Uncovering the Causes of the Bataan Death March
On January 1942, the Japanese seized the peninsula of Bataan, cutting off American and Filipino soldiers, both under the command of the United States, from help and supplies. After ninety-nine days of fighting, more than 76,000 men surrendered and were forced to walk to Camp O’Donnell, a prison camp approximately sixty-six miles away.1 This was the first time in American history that an entire army had to surrender to an enemy.2 The Bataan Death March lasted from April 9, 1942 to May 1, 1942. The march was infamous for the 20,000 meaningless deaths that were caused by harsh conditions, malnourishment, the tropical heat, and the deliberate and merciless brutality of the Japanese Imperial Army. The propagandized behavior of most Japanese soldiers and the 14th Army’s failure to implement a workable plan to remove the prisoners from Bataan were the main contributors that turned the march into a chaos of human rights violations.
The culture of the Japanese Army was dramatically changed by Japanese Army leaders who justified cruelty by taking advantage of ancient Japanese concepts. Japanese Army leaders saw an advantage in having every soldier fight to the death and put together the Senjin Kun, or “Ethics in Battle.” The manual used ideas that could be traced back to the Tokugawa Shogunate (1603-1868) and emphasized the shame of surrender. According to the Senjin Kun, being captured was a fate worse than death because it not only permanently disgraced the soldier, but also his entire family. The Army leaders used the samurai’s Bushido, or “the way of the warrior,” code as an excuse to abuse its own soldiers. Ancient ideas like Seppuku and Junsbi promoted a ritual suicide when dishonor to his superiors and his family was inevitable.3 The Japanese believed that any enemy troops they captured were shameful beings and deserved the harshest treatment for the mere fact that they were captured. American and Filipino prisoners of war did not show the terrible shame that was expected, making them seem even more disgraceful to Japanese soldier.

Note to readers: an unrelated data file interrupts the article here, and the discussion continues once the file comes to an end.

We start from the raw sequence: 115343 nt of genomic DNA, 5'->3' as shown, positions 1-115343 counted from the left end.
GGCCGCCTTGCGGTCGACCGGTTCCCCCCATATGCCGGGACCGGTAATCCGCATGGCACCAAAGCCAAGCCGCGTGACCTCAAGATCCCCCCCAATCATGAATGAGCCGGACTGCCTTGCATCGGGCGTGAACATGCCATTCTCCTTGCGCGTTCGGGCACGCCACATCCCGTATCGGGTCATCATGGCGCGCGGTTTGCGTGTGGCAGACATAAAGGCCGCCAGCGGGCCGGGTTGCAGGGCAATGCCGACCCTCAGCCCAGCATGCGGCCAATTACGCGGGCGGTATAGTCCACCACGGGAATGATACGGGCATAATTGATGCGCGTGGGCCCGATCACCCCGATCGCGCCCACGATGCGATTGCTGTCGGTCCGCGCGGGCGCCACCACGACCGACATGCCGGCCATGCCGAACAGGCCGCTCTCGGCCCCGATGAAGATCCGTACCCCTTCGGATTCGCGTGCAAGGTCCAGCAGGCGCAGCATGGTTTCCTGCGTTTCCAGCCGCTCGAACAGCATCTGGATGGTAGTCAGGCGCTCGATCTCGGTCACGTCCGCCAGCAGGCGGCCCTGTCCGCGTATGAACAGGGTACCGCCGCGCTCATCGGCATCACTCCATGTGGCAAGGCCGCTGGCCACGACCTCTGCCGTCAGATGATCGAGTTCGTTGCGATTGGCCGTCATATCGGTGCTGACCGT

“The old story was that the Japanese Lieutenant, upset by criticism from his Captain, slapped and kicked the Sergeant, the Sergeant slapped and kicked the Corporal, the Corporal slapped and kicked the Private, and the Private went to the barn and slapped and kicked the horse” (Nelson). Prisoners of war replaced the horse as the bottom of the military hierarchy, so Japanese Privates finally had lower people that they could kick, slap, beat, torture and even kill without being punished. The Japanese Army was unable to provide their soldiers with sufficient equipment and expected that the spirit of Bushido to compensate for their lack of supplies. that brutality would keep them in line. For the Japanese soldier, brutality was a way of army life, and the more frustrated he became with prisoners who could not understand him or follow his orders, the more violent he became. 4